Native to Europe and Asia, now common throughout the world.
A winter annual broadleaf, or possibly a biennial, with a great variance in its appearance, depending on soil type, temperature, and moisture. It may be prostrate and spreading or it may be upright and bushy.
Occasionally useful as forage for livestock, particularly in non-irrigated pastures or in late winter and early spring when forage grasses are not abundant. Seeds germinate from early winter until early spring, and plants mature in early summer.
Similar to whitestem filaree and broadleaf filaree, but leaves are smaller and far more deeply serrated and separated than the other two species, giving them almost a feathery look.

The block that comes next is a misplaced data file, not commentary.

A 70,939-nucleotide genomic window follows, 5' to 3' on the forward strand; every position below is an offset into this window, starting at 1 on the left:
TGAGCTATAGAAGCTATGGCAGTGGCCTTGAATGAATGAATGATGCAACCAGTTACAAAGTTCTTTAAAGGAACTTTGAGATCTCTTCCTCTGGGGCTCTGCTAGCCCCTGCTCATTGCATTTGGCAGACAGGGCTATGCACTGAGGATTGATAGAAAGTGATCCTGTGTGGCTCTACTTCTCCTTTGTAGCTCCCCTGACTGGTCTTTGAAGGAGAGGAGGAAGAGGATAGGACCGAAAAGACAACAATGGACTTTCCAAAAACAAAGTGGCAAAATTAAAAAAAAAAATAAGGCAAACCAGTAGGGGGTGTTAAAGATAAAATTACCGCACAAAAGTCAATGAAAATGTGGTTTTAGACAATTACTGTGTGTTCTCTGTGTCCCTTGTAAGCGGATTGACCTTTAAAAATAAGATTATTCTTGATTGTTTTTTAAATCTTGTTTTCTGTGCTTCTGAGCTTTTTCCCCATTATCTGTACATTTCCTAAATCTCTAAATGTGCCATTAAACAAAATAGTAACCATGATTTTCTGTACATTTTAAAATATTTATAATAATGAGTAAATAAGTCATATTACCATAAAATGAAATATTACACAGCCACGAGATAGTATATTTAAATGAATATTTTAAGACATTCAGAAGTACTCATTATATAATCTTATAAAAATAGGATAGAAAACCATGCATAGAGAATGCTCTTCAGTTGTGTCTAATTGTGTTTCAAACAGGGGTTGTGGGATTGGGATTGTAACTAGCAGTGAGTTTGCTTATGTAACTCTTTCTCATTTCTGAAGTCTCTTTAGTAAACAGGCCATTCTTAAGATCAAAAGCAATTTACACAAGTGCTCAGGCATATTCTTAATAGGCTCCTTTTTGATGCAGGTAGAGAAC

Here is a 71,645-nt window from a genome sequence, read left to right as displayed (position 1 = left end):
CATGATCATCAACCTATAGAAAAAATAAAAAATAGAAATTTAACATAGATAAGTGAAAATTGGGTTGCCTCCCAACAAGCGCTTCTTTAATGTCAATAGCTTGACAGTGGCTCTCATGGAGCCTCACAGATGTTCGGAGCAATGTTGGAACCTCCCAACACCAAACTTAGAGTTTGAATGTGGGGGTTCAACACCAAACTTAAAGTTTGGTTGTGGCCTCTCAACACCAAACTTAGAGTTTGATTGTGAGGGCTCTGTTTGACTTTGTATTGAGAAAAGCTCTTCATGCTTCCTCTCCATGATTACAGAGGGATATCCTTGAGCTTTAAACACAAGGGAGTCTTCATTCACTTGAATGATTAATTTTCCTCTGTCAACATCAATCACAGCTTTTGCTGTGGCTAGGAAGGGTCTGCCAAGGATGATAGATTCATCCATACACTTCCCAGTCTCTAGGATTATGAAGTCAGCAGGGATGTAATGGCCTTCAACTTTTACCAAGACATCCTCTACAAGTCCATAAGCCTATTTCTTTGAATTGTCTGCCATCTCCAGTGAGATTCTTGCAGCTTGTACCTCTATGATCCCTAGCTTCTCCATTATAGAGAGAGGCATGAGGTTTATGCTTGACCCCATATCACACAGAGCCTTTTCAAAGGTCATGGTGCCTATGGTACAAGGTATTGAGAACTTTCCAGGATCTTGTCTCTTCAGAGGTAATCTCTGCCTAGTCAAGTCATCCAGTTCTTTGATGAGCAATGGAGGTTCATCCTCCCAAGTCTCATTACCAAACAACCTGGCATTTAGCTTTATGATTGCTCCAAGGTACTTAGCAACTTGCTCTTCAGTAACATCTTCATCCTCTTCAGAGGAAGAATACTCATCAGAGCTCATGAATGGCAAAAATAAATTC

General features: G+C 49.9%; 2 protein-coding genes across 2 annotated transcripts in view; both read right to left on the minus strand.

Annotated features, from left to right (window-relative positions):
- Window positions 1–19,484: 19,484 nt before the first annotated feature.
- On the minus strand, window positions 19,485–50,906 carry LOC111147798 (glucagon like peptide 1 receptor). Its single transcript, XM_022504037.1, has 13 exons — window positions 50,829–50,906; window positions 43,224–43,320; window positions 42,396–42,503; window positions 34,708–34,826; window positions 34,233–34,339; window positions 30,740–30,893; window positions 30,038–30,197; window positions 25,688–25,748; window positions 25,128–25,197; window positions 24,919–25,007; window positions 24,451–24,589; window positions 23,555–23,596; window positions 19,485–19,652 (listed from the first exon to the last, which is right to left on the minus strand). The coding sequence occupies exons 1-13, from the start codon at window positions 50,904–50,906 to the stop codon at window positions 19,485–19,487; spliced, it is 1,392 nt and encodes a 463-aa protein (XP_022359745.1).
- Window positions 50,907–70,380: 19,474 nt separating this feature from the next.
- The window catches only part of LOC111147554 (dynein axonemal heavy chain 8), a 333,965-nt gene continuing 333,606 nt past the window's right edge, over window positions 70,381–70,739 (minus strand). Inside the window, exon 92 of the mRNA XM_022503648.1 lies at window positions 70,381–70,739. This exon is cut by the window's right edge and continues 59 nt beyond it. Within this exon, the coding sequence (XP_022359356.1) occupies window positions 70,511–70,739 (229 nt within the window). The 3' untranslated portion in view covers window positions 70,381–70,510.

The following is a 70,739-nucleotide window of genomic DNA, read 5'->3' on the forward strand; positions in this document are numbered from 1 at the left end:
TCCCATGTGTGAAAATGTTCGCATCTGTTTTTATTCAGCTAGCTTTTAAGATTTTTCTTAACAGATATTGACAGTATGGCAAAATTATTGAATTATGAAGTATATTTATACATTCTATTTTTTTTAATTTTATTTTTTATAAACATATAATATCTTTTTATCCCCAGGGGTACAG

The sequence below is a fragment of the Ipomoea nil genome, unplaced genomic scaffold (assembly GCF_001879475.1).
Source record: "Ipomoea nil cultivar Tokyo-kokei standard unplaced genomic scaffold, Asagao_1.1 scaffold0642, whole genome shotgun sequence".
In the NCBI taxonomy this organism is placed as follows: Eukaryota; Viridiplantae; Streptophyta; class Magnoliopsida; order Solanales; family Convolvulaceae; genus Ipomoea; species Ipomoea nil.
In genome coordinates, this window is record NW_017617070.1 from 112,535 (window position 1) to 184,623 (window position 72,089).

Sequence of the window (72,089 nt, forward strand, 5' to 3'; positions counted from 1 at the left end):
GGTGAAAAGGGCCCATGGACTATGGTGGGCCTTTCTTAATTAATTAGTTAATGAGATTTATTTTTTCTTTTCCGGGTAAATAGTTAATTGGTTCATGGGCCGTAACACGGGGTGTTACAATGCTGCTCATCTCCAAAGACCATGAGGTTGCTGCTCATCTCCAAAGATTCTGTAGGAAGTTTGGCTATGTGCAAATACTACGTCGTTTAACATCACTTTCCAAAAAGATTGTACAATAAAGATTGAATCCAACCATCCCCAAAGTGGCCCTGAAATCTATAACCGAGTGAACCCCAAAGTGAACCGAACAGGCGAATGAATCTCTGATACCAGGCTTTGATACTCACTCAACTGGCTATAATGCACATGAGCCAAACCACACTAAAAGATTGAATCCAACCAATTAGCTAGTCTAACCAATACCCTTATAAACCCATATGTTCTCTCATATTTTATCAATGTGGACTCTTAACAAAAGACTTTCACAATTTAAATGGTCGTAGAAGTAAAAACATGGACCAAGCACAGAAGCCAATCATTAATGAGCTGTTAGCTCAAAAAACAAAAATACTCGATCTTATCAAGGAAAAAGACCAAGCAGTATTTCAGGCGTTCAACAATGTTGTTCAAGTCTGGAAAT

Leaves and stems are both hairy, and stems may be light green to reddish in color. Early leaves grown in a tight rosette close to the ground. Mature plant may eventually grow upright as high as 2 feet, or low to the ground with a diameter up to 2.5 feet across.
Flowers are on long, leafless stalks that rise in umbrella shaped clusters from the point where the leaf stalk joins the stem. Color is reddish to purple or violet, with 5 petals. Seed pods are very long and separate into 5 parts when mature, each part attached to a single seed, and which coils tightly as it dries.
Characteristicts Important to Control:
Early winter germination requires early application of pre-emergent herbicides. Plants do best where there is little competition from other plants.
Physical removal of individual plants should be done prior to formation of seedheads.